Anthony Cillis (Lagrangeville, NY)
I think we’re talking about multiple decisions, and I don’t think they’re tied together. You definitely keep Gordon. He’s about all the Chargers have at running back and is very good in this format – he’ll catch lots of passes. I’m not as confident with McCoy. He’s a 29-year-old, and I’m a little nervous about how he’ll fit into Buffalo’s new offense. He tends to be a freelancer, and that’s driven some coaches crazy – Andy Reid, Chip Kelly. So I think there’s a chance the Bills will sour on him, while Cooper will be catching 85-plus passes for years and years, making him really good in this PPR format. But it’s tough to find running backs, and I think we can worry about 2018 and 2019 later. The opponent is throwing in a fifth-round pick, which I think seals this deal. You take on McCoy, and there will be some good pass catchers available with those early-round picks. You should have no trouble securing Jonathan Williams in the later rounds, and if he performs the way he’s supposed to, he should be the No. 2 back behind McCoy.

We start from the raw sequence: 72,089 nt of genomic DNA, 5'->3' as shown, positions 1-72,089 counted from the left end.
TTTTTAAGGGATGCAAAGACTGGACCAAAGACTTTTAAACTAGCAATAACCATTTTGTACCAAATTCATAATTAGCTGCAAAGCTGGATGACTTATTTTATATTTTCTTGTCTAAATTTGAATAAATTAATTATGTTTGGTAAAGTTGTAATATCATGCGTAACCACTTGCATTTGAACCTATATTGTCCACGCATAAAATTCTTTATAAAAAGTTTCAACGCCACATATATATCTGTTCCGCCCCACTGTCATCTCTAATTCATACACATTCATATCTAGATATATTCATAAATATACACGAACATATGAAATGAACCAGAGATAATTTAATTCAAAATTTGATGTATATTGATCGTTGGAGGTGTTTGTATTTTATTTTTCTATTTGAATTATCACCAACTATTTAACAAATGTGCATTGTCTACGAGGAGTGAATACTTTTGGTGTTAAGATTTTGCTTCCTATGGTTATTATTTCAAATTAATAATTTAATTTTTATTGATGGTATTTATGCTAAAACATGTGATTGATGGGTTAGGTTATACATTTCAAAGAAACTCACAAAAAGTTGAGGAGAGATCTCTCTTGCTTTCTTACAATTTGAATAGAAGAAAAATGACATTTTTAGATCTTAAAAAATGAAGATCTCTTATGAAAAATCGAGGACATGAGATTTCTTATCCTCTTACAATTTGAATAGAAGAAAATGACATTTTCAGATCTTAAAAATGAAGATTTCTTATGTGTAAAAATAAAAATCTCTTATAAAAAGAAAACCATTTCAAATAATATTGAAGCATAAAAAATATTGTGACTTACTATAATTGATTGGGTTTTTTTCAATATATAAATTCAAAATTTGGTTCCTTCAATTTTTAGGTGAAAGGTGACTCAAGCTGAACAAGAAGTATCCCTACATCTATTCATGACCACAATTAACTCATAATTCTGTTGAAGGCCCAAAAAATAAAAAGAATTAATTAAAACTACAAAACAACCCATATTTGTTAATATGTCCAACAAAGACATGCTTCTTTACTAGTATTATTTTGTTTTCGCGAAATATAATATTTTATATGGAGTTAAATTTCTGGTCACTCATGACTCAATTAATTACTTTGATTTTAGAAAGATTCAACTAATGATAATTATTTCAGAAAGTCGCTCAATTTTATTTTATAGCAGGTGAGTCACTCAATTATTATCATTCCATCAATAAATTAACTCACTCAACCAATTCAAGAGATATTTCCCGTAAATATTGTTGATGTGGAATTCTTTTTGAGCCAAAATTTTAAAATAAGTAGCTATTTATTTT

Obviously this time of year Fantasy Rankings are a whole lot of guesswork, estimations and hot air if you will. That being said, I still enjoy looking at and pondering them and a lot of the other analysts (including a few that I respect, not as much as you of course Ian) update their rankings on a weekly basis whereas you do not start doing so until camps open and I am just curious as to whether or not you have ever considered doing it more frequently earlier in the year or not? Why or why not?
Jay Harding (Oregon City, OR)
I update the rankings as things occur. Since the magazine was printed in mid-June, for example, I have gone into my projections file and made adjustments for Eric Decker signing with Tennessee and Jeremy Maclin signing with Baltimore. And I changed my slotting for Washington, moving Jamison Crowder ahead of Terrelle Pryor and Josh Doctson. Previously I had Crowder as the third of those three receivers, but after seeing a few additional articles on these receivers, I came to the conclusion that Crowder probably will be the best. There are projected stats posted at the website (anyone who’s purchased a magazine can use them to generate customized rankings that fit their league’s scoring system). Those stats are slightly different than the ones that were printed in the magazine. I’ll continue to massage the rankings as we go along, and the changes will pick up as players show up at training camp.